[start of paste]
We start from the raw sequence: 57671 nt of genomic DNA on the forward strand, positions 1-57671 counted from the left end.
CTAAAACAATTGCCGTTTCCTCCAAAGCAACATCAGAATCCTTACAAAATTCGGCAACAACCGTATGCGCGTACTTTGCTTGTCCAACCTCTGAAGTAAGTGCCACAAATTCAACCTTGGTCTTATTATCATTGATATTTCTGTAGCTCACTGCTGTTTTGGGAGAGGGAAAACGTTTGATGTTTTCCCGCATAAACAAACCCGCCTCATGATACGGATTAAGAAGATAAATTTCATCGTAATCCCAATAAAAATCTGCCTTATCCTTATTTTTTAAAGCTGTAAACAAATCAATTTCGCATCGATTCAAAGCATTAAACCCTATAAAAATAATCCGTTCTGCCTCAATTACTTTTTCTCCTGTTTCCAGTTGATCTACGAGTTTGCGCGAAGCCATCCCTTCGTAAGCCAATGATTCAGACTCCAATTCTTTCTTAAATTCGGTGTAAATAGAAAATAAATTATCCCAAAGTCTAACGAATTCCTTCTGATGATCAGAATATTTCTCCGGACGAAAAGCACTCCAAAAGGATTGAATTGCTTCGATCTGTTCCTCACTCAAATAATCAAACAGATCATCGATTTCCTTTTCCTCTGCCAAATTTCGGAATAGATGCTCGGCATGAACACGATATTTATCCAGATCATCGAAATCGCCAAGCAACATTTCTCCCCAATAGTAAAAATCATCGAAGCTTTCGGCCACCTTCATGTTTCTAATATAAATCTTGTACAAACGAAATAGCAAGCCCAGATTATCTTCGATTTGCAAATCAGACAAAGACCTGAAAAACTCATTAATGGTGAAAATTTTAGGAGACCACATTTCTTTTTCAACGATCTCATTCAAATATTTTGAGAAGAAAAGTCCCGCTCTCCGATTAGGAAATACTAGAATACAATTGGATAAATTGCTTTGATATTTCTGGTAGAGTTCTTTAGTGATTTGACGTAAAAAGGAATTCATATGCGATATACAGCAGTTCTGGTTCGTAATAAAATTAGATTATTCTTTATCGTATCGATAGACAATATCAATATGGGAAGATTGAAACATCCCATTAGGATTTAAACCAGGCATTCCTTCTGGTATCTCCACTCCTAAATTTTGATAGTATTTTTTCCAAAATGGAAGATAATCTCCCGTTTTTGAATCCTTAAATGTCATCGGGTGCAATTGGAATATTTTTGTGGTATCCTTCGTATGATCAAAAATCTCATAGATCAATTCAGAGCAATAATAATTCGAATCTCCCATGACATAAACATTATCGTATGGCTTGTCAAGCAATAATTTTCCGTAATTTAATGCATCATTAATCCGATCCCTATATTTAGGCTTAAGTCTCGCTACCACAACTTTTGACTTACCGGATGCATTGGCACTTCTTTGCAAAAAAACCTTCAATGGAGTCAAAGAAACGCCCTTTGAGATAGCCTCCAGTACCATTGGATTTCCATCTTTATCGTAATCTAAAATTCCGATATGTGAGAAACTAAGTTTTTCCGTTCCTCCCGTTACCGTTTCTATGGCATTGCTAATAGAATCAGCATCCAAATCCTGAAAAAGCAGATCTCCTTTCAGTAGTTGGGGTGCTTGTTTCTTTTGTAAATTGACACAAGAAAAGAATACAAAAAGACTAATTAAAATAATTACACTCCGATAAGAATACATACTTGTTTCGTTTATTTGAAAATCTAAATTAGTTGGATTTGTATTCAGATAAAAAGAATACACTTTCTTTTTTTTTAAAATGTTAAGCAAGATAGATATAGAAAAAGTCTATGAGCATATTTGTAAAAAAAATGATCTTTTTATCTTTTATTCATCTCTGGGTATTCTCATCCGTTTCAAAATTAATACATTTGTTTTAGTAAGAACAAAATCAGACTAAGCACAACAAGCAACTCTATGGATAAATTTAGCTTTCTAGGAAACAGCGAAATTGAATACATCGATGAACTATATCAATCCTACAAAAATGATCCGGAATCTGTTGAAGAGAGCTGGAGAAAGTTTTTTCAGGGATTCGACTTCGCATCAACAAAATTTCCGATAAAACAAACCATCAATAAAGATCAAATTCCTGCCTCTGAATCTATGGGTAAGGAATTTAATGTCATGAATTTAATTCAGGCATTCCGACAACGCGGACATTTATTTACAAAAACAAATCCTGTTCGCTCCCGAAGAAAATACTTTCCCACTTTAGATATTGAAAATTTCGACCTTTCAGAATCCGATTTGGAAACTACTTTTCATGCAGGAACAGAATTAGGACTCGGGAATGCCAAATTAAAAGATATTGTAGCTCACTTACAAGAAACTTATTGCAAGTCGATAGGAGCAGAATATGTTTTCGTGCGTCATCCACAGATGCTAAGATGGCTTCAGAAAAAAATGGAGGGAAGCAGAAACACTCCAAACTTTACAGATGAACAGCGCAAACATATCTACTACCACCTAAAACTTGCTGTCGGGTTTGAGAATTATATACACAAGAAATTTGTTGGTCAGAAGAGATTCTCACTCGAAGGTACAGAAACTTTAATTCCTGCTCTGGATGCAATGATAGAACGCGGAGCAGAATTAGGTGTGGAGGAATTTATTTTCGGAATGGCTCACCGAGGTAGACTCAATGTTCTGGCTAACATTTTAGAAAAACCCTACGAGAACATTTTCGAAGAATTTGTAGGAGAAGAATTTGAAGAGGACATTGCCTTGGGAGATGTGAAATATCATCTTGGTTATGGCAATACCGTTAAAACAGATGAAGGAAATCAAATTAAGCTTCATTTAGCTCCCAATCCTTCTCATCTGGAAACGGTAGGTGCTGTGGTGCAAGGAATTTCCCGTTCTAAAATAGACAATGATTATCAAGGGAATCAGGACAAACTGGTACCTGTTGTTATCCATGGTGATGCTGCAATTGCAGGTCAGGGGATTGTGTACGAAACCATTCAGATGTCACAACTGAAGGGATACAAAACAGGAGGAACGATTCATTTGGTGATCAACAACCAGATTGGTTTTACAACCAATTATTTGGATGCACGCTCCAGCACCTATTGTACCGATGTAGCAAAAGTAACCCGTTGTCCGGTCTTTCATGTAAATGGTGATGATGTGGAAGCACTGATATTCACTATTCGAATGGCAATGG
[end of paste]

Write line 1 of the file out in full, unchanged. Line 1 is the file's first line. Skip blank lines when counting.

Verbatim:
We start from the raw sequence: 57671 nt of genomic DNA on the forward strand, positions 1-57671 counted from the left end.